Reading poetry: Plath and Sexton

Poetry is consumed much less than prose. There is something about it that is intimidating but if you take into account what I have written about literature interpretation, you don’t need to be overwhelmed. Poetry can mean whatever you want it to.

The poets I started with were Sylvia Plath and Anne Sexton because of their strong feminist influence and their experience of mental health, both of which are important to me.

I wrote an essay at school about Sylvia Plath and how she expresses her mental illness through her writing. I really enjoyed her novel The Bell Jar too. If you have struggled with depression, you will feel understood in her poetry. However, these poems will not uplift you so there is a trigger warning. Ariel includes some of her most famous poems like Daddy and Lady Lazarus.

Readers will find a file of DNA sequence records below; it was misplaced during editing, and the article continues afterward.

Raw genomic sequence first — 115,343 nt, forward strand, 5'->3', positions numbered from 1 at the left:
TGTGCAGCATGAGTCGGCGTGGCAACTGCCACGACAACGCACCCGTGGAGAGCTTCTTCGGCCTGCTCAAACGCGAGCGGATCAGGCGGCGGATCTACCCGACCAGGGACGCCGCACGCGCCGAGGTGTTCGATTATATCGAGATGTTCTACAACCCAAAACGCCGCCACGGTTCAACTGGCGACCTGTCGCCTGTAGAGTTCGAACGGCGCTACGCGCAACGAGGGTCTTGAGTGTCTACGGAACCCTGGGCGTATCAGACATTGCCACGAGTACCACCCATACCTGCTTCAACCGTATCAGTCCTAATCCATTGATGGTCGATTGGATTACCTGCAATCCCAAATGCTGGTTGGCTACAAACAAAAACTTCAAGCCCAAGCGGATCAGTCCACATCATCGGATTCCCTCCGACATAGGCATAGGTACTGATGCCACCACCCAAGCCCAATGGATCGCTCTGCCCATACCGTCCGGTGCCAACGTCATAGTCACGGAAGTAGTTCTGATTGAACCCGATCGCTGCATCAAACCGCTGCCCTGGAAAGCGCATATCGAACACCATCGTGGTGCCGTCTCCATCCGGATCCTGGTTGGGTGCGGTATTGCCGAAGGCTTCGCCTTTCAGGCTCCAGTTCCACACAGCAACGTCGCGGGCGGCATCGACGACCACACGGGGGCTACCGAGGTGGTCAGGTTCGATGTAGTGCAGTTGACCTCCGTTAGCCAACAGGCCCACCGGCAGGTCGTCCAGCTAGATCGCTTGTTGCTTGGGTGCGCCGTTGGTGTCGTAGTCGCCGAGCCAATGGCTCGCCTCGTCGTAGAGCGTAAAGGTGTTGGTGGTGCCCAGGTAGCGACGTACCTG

I decided to pick up Anne Sexton when I did a module about fairy-tales at university. We were looking a different versions of fairy-tales and how writers had changed the original story. We came across Angela Carter which is to be expected but we also came across Sexton which I wasn’t expecting. She has a whole collection (Transformations) of her poetic versions of fairy-tales. My favourites were Snow White, Red Riding Hood and Rapunzel. This may be because I was most familiar with the origins of those stories and not as familiar with other stories included.

I hope to give more poetry a try in the future.

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